Sunday, April 18, 2021

Debt-free college, a Democratic unifying principle


As it became clear the Democrats would nominate Hillary Clinton for the office of president of the United States, the first woman to be so nominated by one of the major political parties in this nation’s history, Senator Bernie Sanders, who ran against Ms Clinton in the primary elections and wooed her to the left on college debt, made a pitch for one of his most popular ideas.

Debt-free college unifies Democrats
(DonkeyHotey via Flickr/Creative Commons)

“During the primary campaign, Secretary Clinton and I both focused on this issue but with somewhat different approaches,” he said in a prime-time speech on the first night of the convention in Philadelphia. “Recently, however, we have come together on a proposal that will revolutionize higher education in America”:

It will guarantee that the children of any family in this country with an annual income of $125,000 a year or less—83 percent of our population—will be able to go to a public college or university tuition-free.

A few specifics

Details of how the government would pay the tuition expenses for so many students at so many state-funded colleges and universities remain fuzzy, especially as we have to assume Mr Sanders’s original plan of taxing certain transactions on financial markets was scrapped in order to craft a compromise deal with Ms Clinton.

The plan Ms Clinton is putting forward, though, looks promising. Because education is so important to success (and our future as a nation), “any serious plan for America’s future must include a bold plan to put quality education—including college—within everyone’s reach, no matter how much money they have,” she writes.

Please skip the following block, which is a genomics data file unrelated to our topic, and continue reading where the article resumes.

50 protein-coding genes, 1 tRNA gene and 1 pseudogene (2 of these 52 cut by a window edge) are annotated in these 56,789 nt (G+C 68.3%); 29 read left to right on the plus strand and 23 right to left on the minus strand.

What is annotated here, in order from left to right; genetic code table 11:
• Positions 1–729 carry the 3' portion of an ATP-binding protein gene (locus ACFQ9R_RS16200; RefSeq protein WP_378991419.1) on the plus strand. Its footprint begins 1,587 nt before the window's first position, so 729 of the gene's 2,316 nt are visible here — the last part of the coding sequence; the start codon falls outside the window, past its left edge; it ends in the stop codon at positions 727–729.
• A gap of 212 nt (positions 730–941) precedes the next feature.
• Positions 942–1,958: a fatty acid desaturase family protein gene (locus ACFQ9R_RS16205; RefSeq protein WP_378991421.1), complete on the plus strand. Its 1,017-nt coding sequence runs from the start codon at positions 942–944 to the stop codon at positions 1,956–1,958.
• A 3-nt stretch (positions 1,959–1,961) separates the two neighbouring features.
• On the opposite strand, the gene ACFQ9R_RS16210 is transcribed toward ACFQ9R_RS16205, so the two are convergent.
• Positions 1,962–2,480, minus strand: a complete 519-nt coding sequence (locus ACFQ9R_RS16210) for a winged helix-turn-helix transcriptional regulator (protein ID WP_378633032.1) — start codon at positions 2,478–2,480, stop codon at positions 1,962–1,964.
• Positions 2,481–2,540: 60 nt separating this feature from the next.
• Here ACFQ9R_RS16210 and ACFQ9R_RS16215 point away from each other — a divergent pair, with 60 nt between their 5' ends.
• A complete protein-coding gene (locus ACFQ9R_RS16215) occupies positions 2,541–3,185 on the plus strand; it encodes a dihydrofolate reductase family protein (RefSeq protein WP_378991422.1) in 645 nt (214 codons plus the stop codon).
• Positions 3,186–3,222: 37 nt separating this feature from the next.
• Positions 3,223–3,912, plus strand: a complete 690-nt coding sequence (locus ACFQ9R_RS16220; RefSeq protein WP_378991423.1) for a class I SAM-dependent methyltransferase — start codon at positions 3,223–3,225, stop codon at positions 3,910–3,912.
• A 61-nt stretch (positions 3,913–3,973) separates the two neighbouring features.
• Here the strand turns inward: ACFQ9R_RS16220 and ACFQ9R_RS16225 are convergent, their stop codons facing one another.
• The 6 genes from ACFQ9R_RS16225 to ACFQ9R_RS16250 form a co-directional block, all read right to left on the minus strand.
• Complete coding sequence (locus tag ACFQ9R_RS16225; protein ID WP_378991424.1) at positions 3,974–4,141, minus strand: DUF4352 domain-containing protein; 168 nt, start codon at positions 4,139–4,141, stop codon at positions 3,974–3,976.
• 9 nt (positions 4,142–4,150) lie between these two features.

First, she plans to relieve college graduates of some of the burdens imposed by crushing student-loan debt. Just like borrowers of car loans can refinance, college tuition debt should be eligible for refinance, which would save a typical borrower, she estimates, about $2,000 over the life of the loan.

Second, she is proposing a payroll portal, which will help employers who help pay down student debt and their young employees by simplifying the repayment process and possibly finding other strategies that will encourage more of the public-private sharing of college debt that Mr Sanders brought to the surface during the primary campaign.

For students now attending college and for those who will attend college in the future, we find much bigger ideas than those proposed for easing existing debt. She plans to

  • “Eliminate college tuition for working families. Families with income up to $125,000 will pay no tuition at in-state public colleges and universities …
  • “Help students deal with all of the costs of attending college. Hillary Clinton will protect Pell Grant funding to help low- and middle-income students pay non-tuition expenses, and she will restore year-round Pell Grant funding so that students have the necessary support they need to take summer classes and meet their goal of completing college. …”

A small point of clarification: The $125,000 would apply by 2021 under Ms Clinton’s plan; it would start at $85,000 and work its way up. Also, any new plan would require substantial contributions from states and some from private business owners in order to have the full force Mr Sanders envisioned, but her plan has received widespread acknowledgment, including a tweet from Mr Sanders:

“Let me be very clear. This proposal, when implemented, will revolutionize the funding of higher education in America, improve the economic future of our country and make life immediately better for tens of millions of people stuck with high levels of student debt,” Mr Sanders wrote in a statement about Ms Clinton’s proposal.